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Joe Meek VC3 (V2)


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Joe Meek VC3 (V2)

Category:  Products / fx & processors / other fx

Added: 20-Mar-00  |  Author: admin

New price: 199 (new model has superceded this one)  |   S/H price: ??

Joe Meek VC3 (V2)

By a great stroke of luck I've got my paws on the Joe Meek VC3 'Pro-Channel' (V2) pre-amp/compressor/enhancer unit for a period of time on loan. One of my mates is between houses, and lent it to me while he gets his new place together.

In the world of studio equipment, all singing and dancing FX units and new synths & samplers appear pretty much on a quarterly basis, hogging the limelight with exciting claims of huge proportions!!.... units with less subjectively 'spectacular' qualifications tend to get overlooked.. BUT, just like with hi-fi, you can have the best amps & speakers etc.. BUT... 'Shit goes in - shit comes out!!'....

It simply is irrelevent what quality the rest of your system gives if your point of entry to that system is controlled by some cheezy crappy generic soundcard pre-amp worth about 49 Cents at cost & made in the Peoples Republic of Wan-King etc.... the like of which most of us depend on daily !!... all you are thus doing is amplifying the shitty sound-card input... Even if you have a small mixer wired into your system, chances are the pre-amp stage on the mic/line in's aint all that...

Units like this Joe Meek VC3, (or the cheaper 'Hootersound' branded unit) offer a quality input stage to your system for both mic & line inputs, and really these units should get alot more attention than they do... Whether sampling to hard disk systems direct, or to your sampler, a unit like this VC3 will get you a better quality source input to work withfrom go, resulting in a better quality output sound as the final result and is suitable for use with mic's, keyboards, drumboxes, or even basses etc plugged in direct....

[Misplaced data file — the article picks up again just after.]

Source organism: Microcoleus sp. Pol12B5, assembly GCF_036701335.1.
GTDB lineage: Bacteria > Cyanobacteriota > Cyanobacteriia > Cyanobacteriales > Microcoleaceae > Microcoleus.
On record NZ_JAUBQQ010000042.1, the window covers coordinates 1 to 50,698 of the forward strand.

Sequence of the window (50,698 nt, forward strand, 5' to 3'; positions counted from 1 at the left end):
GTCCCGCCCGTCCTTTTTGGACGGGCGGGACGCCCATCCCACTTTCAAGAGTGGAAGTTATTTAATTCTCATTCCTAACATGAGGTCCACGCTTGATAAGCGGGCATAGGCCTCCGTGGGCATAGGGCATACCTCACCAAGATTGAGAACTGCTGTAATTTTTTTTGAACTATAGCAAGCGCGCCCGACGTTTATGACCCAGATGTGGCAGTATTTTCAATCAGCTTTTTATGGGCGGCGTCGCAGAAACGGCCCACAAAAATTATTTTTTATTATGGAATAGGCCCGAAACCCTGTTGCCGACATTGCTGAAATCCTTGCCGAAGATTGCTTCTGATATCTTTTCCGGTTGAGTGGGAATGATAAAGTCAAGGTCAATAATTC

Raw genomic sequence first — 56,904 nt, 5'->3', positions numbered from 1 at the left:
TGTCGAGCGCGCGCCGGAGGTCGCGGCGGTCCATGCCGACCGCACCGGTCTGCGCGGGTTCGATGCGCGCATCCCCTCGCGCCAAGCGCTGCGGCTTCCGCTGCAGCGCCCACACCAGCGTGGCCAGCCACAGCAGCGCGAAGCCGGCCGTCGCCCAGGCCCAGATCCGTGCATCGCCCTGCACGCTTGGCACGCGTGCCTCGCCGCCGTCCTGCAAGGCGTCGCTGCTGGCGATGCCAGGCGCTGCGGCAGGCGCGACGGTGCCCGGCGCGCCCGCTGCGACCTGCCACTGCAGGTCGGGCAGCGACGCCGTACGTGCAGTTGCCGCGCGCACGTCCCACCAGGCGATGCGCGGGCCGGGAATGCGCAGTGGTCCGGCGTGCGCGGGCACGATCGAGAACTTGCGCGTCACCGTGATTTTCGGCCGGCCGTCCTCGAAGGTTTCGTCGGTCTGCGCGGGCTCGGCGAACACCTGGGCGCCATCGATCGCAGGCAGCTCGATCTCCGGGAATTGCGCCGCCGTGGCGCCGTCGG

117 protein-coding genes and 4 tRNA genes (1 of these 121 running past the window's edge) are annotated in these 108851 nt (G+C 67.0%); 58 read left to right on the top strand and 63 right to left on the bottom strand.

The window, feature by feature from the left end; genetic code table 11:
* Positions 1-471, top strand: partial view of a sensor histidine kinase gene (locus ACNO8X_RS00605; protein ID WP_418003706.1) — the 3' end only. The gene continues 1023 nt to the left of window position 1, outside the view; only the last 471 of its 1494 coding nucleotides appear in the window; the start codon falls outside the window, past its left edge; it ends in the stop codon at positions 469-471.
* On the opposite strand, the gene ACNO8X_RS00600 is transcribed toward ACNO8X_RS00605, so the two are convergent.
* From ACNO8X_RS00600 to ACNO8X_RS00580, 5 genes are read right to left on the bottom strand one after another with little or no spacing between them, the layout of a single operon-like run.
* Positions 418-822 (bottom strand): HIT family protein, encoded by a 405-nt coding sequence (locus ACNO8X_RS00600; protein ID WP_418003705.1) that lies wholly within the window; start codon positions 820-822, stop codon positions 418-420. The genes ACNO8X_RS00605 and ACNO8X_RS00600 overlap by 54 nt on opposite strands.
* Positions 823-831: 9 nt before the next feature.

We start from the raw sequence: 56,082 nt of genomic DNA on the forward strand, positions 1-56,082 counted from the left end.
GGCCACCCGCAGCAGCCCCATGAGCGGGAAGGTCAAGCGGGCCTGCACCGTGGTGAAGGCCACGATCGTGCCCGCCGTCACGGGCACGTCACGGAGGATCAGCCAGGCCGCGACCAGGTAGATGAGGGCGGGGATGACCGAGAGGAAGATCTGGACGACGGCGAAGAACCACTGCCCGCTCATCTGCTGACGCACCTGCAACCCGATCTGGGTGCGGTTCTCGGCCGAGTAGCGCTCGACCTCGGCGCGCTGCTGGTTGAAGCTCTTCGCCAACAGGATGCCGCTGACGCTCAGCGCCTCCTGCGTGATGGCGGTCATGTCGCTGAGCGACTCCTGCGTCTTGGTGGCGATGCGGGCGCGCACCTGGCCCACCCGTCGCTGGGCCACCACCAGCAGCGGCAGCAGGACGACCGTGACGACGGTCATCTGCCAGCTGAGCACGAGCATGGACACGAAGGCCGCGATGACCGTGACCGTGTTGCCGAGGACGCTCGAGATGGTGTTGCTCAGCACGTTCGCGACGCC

The entire 'Joe Meek' range is British made & designed by Ted Fletcher who worked in the studio of the legendary UK producer Joe Meek during the 60's. Fletcher also designed recording consoles for the BBC amongst others, and has an impeccable & respected track record in equipment design. Ted Fletcher writes the foreword in the users manual accompanying the unit, and claims that the VC3 parts & components are on par with those used in the very top professional mixers & mic-amp outboard, and it certainly sounds like it.... 'The unit uses a transformerless input stage in combination with a low-noise line amp', and has a huge input range, offering input headroom of over 30db, and will accept mic levels from -70db up to 0db.

The manual says: 'Noise performance is up to the finest laboratory standards - (125.5db below input, 20hz - 20khz, 200ohm input termination) .... the line input is designed for un-balanced circuits and will accept -30db up to +24db .... Frequency response is 10hz to 50Khz .... noise is about 100db below input, or 125.5db on mic input at more than 50db of gain .... Harmonic distortion is less than 0.01%'

Like it says, pretty much bulletproof, in essence the VC3 input stage amp/s can handle large transient peaks that whilst not actually audible in use, can lead to distortion or degredation of the input signal on most other cheaper/lesser designs.

Well... What an excellent piece of kit for the cash mo-ney!!.. Robustly constructed, with a great sound, and a user-intuitive interface all coming together to create a unit that would be as 'at-home' in the hands of either the newbie or the seasoned users studio alike. Also, it has a very well written manual, which gives full explanations of the features, along with some starter settings for various uses. All in all, a delight for newbies... open the box... RTFM !!... and get to work!!... :-)